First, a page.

La Luz - S/T [COLOR VINYL] - New LP
The latest from Seattle's La Luz, ingredients of various 1960s styles, dreamy surf and girl group, creepy creature feature soundtracks and and psychedelic-era garage pop swirled together, drenched in organ and dipped deep into a cauldron of sweet dreams and melancholy. -- winch (green noise)
To help shape La Luz, the band found a kindred spirit in producer Adrian Younge. Though primarily known for his work with hip-hop, soul, and jazz acts, Younge saw in La Luz a shared vision that transcended genre. “We both create music with the same attitude, and that’s what I love about them,” he says. “They are never afraid to be risky and their style is captivating. It was an honor to work with them.”
The result is an album that is both the most naturalistic and psychedelic of the band’s career. All the elements of classic La Luz are still present—the lush harmonies, the impeccable musicianship, the gorgeous melodies—but it’s a richer, earthier iteration, replete with inorganic sounds that mimic the surreality of nature—the humming of invisible bugs, the atmospheric sizzle of a hot day. After spending the last few years living in rural northern California, Cleveland’s lyrics have become more grounded, less interested in traveling to other dimensions than in peeking behind the curtain of this one.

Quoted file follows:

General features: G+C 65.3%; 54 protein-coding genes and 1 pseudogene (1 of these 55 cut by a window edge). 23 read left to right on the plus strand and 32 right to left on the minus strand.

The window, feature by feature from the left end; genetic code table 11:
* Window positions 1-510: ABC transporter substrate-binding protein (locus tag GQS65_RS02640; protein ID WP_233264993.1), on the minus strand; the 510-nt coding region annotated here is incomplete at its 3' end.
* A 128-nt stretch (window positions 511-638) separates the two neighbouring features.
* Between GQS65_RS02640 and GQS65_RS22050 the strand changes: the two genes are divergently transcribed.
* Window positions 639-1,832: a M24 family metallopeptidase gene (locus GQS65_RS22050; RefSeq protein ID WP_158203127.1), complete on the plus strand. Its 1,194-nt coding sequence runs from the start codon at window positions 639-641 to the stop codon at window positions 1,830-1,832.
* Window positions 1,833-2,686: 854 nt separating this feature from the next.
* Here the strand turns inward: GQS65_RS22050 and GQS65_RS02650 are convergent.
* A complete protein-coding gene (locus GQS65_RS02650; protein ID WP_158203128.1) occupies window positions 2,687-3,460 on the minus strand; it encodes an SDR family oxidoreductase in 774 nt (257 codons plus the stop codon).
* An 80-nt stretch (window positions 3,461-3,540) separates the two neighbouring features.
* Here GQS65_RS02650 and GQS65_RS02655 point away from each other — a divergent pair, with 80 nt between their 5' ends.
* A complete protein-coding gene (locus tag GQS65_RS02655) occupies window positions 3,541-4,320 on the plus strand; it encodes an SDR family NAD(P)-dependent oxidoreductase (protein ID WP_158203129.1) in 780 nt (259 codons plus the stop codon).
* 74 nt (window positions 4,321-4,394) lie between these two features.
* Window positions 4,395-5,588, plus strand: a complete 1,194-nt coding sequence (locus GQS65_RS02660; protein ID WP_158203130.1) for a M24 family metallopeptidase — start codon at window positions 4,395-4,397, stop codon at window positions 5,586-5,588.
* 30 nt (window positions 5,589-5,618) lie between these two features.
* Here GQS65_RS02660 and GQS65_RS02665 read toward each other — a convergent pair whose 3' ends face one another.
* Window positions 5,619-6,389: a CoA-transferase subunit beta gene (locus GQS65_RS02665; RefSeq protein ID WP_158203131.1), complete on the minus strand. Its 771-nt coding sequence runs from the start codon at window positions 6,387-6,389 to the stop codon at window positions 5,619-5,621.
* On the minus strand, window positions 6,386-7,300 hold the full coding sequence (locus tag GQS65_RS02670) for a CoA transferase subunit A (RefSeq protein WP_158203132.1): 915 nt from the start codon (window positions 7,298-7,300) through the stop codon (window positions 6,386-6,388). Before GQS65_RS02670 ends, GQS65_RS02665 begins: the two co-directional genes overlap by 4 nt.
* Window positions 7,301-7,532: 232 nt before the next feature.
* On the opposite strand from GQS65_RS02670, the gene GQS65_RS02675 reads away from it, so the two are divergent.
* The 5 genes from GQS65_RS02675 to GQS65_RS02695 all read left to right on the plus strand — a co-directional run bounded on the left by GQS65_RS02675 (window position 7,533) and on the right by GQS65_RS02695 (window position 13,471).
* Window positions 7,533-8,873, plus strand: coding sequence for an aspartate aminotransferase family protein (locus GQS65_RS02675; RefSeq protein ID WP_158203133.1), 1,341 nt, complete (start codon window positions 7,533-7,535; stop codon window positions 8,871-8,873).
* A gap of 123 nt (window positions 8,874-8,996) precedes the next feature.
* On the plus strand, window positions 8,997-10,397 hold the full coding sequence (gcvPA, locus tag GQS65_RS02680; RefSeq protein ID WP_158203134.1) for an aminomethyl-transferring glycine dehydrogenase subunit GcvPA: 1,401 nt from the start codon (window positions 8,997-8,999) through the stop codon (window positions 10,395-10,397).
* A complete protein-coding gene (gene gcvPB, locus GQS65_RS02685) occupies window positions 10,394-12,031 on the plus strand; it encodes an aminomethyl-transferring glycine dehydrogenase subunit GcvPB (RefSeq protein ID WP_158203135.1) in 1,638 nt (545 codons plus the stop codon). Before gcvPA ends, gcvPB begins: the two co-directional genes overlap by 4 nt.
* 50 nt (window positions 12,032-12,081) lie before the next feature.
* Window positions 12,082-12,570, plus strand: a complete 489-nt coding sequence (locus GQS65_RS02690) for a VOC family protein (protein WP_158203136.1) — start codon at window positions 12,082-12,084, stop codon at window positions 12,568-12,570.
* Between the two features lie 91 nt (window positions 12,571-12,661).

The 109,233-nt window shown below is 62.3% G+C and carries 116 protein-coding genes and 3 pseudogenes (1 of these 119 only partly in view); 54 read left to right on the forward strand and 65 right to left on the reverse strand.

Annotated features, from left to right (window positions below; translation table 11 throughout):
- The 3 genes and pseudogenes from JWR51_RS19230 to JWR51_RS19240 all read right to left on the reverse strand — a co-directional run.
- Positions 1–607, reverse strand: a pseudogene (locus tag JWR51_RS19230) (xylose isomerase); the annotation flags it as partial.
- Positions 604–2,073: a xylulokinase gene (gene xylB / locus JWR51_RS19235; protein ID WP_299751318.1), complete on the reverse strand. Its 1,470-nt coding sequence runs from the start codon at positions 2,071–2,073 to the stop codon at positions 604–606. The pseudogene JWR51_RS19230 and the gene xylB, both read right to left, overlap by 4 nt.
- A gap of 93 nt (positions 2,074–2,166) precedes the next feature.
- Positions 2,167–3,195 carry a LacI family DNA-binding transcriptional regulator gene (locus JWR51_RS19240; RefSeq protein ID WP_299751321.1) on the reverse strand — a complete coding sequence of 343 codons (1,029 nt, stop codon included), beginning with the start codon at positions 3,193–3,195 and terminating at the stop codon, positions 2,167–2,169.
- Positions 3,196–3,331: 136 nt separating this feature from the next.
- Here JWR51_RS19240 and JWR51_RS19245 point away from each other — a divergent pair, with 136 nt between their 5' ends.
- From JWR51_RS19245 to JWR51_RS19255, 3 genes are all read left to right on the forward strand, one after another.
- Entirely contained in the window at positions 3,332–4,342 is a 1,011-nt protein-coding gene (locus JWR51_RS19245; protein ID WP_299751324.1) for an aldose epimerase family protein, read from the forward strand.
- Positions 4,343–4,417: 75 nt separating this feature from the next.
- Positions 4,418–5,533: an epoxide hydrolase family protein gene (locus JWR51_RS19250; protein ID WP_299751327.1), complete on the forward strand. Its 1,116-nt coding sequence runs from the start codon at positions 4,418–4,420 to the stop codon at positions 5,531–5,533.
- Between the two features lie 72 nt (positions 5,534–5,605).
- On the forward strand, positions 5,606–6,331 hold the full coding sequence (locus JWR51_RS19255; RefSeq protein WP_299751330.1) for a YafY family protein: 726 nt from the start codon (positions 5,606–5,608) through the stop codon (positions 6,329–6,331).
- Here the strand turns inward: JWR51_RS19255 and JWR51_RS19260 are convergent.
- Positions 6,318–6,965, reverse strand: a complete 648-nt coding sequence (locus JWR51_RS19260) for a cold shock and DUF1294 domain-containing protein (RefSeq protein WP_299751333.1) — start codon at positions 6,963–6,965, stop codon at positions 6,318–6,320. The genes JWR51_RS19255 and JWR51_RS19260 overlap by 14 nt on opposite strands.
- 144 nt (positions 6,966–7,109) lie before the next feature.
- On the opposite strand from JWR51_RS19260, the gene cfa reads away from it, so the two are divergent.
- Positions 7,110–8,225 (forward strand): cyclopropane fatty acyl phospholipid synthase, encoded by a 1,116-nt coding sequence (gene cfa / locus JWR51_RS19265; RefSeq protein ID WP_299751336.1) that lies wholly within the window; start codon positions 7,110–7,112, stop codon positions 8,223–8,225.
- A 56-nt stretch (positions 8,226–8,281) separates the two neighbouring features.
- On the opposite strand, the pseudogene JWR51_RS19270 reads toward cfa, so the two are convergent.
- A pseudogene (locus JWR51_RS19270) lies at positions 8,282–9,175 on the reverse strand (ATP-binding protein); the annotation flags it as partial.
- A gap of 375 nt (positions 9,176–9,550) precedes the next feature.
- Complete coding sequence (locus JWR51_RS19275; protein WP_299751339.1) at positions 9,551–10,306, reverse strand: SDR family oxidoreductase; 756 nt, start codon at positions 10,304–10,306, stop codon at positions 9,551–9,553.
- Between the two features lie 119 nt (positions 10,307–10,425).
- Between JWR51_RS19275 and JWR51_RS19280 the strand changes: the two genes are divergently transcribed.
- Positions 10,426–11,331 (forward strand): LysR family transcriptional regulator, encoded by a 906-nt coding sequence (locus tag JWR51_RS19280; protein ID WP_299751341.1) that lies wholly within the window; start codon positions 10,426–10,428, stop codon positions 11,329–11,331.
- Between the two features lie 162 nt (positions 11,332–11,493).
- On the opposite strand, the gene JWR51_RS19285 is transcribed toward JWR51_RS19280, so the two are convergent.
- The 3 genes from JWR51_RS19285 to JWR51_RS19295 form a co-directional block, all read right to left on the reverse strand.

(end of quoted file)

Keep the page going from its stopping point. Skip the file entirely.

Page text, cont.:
La Luz shimmers into existence with a tender strumming of electric guitar on the ghostly “In the Country.” The record then charges ahead with the dynamic “The Pines,” propelled by Simon’s thunderous bassline and punctuated by eerie vibrating keys while Cleveland’s voice hovers high and sweet overhead—no reverb, no fooling. Sandahl leads the way with a soulful Hammond organ on the dreamy, funky “Watching Cartoons,” while the women’s voices weave in and around each other, coming together in a cascade of “ba ba ba ba’s” in the chorus. Later, the band cranks up the atmospherics on madcap stomper “Metal Man” with a frenzy of ultra-fuzzed out guitar, blaring galactic synths, and epic clanging bells. The record’s themes coalesce on breezy 70s folk-tinged pop song “I Won’t Hesitate,” an ode to finding intimacy in a weird world, and the languid ballad “Lazy Eyes and Dune,” which features lovely Mellotron work from Simon. La Luz is an album that celebrates love—of music, of friendship, of life in all its forms.